The only reason long-time Red Sox fans should remember today’s Beantown Baseball Birthday Celebrant is that he was one of the guys Boston got in return when they traded Tony Conigliaro to the then California Angels in October of 1970. At the time, Ken Tatum was a highly regarded young closer who had gone 7-2 during his 1969 rookie season with the Angels and saved 22 games. His ERA that year was a sparkling 1.38 and he finished fourth in the 1969 AL Rookie of the Year balloting. Tatum proved his debut season was no fluke when he followed it up with a 7-4, 17-save, 2.93 ERA year in 1970.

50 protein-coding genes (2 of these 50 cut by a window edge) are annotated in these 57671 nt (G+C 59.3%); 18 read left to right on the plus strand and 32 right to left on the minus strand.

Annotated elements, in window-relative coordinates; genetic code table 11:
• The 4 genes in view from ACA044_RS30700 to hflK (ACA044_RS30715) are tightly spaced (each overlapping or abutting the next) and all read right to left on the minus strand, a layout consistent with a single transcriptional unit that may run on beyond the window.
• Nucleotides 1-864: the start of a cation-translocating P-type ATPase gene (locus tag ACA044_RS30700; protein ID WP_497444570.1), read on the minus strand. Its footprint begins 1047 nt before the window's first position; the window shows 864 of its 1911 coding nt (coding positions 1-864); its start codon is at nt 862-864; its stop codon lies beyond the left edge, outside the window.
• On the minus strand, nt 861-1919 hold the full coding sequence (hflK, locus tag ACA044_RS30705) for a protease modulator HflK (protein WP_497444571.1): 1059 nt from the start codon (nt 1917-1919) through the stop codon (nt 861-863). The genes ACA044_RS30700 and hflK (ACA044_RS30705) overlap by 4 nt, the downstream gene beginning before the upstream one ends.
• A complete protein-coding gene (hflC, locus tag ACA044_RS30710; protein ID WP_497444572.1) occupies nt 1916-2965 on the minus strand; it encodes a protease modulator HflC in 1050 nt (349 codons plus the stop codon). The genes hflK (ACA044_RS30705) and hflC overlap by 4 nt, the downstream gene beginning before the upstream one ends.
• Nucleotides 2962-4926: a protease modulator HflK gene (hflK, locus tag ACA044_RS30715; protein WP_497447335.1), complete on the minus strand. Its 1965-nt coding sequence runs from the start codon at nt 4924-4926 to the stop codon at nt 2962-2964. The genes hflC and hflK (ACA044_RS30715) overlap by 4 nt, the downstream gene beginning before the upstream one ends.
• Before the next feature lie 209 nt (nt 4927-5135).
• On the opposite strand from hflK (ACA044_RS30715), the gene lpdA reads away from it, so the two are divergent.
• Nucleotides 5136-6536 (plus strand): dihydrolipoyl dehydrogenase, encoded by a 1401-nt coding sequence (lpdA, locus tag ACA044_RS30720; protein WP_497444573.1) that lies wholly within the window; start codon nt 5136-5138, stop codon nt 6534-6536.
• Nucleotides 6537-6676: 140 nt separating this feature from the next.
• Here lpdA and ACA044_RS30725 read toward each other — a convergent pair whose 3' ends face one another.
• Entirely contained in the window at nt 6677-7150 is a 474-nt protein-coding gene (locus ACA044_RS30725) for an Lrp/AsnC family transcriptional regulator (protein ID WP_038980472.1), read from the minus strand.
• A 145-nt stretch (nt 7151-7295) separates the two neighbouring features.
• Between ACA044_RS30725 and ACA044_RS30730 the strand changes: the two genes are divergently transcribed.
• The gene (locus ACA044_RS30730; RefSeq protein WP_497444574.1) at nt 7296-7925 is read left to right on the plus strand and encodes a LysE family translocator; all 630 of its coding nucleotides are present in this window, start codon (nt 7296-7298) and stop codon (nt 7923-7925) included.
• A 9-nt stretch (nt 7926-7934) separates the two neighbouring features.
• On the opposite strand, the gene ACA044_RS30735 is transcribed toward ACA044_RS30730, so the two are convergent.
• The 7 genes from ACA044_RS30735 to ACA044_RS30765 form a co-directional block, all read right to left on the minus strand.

So when they pulled the trigger on the Conigliaro deal, the Red Sox front office figured Tatum would combine with Sparky Lyle to give the club one of the league’s best bullpens for years to come. That didn’t happen. Tatum was pretty much a bust for Boston. During his three seasons with the team he saved a total of just 13 games and ended up as a throw-in in the 1973 trade that sent Reggie Smith to the Cardinals in exchange for Rick Wise and Bernie Carbo. Meanwhile, Doug Griffin turned into a good second baseman for the BoSox and remained with the team for seven years.
Tatum was a native of Louisiana and he played college ball for Mississippi State. A right-hander, the Angels drafted him with their second round pick in the 1966 draft. I can remember when this guy beaned the Oriole center-fielder Paul Blair in the head during the 1970 season. Blair was never again the same hitter after the beaning. Tatum ended his big league career with the White Sox in 1974